Part 135 operators have the opportunity to receive human traffic awareness training
The Blue Lightning Initiative (BLI) was created by the Department of Homeland Security and other government agencies to raise awareness about human trafficking. The initiative’s goal is to train airline personnel to identify potential traffickers and human trafficking victims and report their suspicions to federal law enforcement. The BLI has provided training to over 100,000 people in the aviation industry. Part 135 pilots and operators are next to be educated on how they can help eradicate this worldwide problem.
The National Air Transportation Association is working with the Department of Homeland Security and the Department of Transportation to educate the general aviation population about the pervasiveness of human trafficking, how to detect it, and the methods of elimination.
Aviation is just one of many methods used to traffic victims, and one of the most visible. NATA is committed to distributing materials, promoting awareness, and educating pilots and FBO personnel of this criminal activity through its Aviation Security Platform on NATA.aero. The BLI gives the aviation community the tools necessary to recognize trafficking indicators and tools to report suspected trafficking situations to the proper authorities.
During a NATA conference last year, Philip Langford, with the International Justice System, stressed that human trafficking is vaster and more brutal than at any other time in history. Some 40 million men, women, and children are trapped in slavery in what amounts to a 150 billion dollar industry. He told the conference attendees that even though this is a global problem, it is more stoppable than ever before through government and public scrutiny and vigilance.
Most people are surprised at how widespread this activity is, making it even more critical that the aviation industry is aware of the requirements and obligations to be on the alert for any suspicious activity. The BLI began with educating flight attendants but then grew to include ticket agents, gate agents, and all other personnel with regular interaction with passengers. Now the focus has turned to Part 135 operators and FBOs.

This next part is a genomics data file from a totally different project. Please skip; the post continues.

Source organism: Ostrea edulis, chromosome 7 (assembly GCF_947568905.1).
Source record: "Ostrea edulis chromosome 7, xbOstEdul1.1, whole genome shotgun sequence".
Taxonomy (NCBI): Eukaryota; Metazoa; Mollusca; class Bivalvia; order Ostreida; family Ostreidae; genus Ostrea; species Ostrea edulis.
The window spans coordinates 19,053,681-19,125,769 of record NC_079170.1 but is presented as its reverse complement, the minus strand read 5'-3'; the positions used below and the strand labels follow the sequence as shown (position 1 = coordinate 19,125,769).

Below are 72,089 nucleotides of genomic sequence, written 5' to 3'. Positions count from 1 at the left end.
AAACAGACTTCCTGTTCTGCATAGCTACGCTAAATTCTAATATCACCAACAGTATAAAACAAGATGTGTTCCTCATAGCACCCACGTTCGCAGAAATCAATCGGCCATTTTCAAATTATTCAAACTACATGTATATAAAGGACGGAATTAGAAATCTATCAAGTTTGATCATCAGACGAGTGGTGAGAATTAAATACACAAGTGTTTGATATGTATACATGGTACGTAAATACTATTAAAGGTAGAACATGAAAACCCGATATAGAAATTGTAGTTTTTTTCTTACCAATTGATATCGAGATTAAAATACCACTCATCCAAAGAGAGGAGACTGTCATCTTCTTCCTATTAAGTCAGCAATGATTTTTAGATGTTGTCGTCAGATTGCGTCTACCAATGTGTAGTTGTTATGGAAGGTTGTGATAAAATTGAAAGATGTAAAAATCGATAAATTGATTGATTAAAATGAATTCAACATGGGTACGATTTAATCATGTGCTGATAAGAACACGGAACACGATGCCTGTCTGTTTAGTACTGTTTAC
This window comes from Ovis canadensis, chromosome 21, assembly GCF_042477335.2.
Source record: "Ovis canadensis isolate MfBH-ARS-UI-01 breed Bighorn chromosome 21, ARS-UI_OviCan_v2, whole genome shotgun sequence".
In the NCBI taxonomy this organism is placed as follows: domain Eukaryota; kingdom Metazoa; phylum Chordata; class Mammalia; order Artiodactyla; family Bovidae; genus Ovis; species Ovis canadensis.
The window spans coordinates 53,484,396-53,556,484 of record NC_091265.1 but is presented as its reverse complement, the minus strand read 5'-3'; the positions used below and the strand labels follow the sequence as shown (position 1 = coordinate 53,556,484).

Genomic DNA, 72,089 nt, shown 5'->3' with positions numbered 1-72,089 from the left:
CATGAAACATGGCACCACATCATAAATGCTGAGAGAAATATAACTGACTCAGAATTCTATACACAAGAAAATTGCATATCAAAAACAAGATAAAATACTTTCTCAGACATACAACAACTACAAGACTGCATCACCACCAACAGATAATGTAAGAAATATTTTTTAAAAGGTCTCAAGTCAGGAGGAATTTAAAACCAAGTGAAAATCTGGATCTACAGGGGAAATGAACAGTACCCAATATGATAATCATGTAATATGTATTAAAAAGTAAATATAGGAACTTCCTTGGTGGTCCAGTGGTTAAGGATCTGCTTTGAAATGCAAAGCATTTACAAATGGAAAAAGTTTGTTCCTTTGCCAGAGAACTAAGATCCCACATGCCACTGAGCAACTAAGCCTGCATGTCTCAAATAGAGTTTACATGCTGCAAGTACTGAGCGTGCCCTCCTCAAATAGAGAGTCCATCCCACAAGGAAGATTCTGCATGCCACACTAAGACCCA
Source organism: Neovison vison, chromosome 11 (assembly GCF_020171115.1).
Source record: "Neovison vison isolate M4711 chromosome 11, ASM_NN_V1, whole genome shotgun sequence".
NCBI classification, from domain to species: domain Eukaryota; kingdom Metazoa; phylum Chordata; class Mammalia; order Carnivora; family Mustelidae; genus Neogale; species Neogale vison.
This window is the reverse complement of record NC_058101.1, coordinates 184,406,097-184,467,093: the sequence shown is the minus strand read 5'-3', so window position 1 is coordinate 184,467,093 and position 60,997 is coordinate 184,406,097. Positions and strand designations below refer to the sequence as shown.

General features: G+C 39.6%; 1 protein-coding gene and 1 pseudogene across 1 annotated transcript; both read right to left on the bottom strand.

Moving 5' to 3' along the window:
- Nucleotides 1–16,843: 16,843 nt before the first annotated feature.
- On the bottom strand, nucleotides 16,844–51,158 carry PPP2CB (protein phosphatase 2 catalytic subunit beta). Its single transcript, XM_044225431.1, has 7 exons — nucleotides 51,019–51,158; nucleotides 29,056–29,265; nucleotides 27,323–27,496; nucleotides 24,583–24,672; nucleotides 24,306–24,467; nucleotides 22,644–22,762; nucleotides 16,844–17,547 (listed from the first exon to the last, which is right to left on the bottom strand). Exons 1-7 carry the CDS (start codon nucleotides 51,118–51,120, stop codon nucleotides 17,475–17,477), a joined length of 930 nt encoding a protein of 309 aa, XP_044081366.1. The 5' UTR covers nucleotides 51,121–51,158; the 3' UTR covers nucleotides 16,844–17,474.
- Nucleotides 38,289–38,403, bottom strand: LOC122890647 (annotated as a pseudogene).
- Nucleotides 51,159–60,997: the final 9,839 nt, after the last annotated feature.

While training is required for Part 121 carriers and 135 operators, it is not mandatory for FBO workers. But NATA says it is still necessary to get the information out to everyone who has the potential to recognize a trafficking situation. It is a public policy campaign to help FBOs be more aware, make their facilities more resilient, and put another layer over the top of the air carriers so that none of this traffic goes through the private charter side of aviation.
The training is a relatively short program that explains human trafficking, how it occurs, signs that it is happening, and what to do should trafficking be suspected. More information is on the Homeland Security Blue Campaign website.
Everyone in aviation should be involved in this worthwhile attempt to end human trafficking. Whether you are a Part 135 operator, a 91 Corporate pilot, or someone who likes to hang out at the local airport on Sunday afternoons, keep your eyes open for anything suspicious and report what you see to the authorities. Together we can make a difference in the lives of these victims.